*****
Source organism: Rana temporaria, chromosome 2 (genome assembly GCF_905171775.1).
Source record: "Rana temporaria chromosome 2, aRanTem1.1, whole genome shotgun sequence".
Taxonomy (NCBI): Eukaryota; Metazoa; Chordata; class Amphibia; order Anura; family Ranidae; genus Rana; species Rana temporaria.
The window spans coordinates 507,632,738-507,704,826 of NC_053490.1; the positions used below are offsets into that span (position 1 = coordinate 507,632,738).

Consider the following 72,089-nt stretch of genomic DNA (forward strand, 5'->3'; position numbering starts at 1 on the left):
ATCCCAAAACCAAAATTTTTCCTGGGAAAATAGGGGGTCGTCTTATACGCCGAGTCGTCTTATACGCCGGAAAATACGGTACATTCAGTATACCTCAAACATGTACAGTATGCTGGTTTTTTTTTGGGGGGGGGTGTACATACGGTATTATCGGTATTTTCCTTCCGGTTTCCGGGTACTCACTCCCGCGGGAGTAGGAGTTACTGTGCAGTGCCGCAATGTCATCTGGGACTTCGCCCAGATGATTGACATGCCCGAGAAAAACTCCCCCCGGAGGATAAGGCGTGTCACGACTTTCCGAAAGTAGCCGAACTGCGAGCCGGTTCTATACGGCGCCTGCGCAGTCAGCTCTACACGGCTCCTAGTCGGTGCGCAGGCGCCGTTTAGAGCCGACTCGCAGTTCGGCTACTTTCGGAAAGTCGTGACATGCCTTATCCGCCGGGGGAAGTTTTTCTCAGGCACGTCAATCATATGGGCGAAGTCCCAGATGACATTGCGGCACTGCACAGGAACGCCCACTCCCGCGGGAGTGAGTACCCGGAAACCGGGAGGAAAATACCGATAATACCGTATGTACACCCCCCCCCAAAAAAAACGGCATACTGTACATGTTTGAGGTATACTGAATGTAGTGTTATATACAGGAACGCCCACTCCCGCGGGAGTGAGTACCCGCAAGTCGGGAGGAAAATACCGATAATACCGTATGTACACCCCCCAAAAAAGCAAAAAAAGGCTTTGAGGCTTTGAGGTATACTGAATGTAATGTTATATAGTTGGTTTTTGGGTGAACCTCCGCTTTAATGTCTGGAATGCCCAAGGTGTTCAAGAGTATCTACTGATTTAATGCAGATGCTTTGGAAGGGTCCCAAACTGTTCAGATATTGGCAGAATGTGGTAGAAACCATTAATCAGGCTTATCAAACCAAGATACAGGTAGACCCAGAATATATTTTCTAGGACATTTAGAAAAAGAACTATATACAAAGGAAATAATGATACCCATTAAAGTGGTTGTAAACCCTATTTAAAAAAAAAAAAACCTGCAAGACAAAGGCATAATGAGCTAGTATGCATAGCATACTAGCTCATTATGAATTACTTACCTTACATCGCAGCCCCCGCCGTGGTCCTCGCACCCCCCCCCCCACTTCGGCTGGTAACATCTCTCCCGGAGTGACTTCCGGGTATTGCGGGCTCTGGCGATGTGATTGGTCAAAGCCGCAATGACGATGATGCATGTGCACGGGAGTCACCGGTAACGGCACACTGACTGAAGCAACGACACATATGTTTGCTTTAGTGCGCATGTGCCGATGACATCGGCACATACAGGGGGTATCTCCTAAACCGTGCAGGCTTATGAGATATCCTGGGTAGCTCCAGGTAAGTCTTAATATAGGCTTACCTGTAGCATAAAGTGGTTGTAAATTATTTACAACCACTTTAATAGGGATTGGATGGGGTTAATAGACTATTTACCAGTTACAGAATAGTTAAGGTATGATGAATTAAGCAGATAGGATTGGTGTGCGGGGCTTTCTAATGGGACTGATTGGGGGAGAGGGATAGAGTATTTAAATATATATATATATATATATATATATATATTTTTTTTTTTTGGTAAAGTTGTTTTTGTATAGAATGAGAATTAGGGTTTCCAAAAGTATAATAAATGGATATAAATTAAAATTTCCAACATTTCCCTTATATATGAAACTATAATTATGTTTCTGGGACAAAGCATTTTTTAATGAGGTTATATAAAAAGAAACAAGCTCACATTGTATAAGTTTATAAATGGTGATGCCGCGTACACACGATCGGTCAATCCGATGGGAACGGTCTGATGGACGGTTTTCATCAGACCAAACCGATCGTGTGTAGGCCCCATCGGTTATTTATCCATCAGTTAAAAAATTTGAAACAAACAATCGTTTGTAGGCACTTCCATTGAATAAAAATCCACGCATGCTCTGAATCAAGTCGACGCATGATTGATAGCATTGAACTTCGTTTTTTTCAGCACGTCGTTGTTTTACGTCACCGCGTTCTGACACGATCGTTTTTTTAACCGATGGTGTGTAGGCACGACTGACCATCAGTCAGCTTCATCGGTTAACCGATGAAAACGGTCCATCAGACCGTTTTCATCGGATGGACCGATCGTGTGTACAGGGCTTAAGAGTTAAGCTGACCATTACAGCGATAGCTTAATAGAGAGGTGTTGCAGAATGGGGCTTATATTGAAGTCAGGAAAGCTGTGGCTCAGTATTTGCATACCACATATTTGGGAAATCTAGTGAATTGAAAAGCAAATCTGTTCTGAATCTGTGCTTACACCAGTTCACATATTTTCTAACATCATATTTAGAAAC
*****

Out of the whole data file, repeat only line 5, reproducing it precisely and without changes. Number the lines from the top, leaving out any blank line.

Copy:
Consider the following 72,089-nt stretch of genomic DNA (forward strand, 5'->3'; position numbering starts at 1 on the left):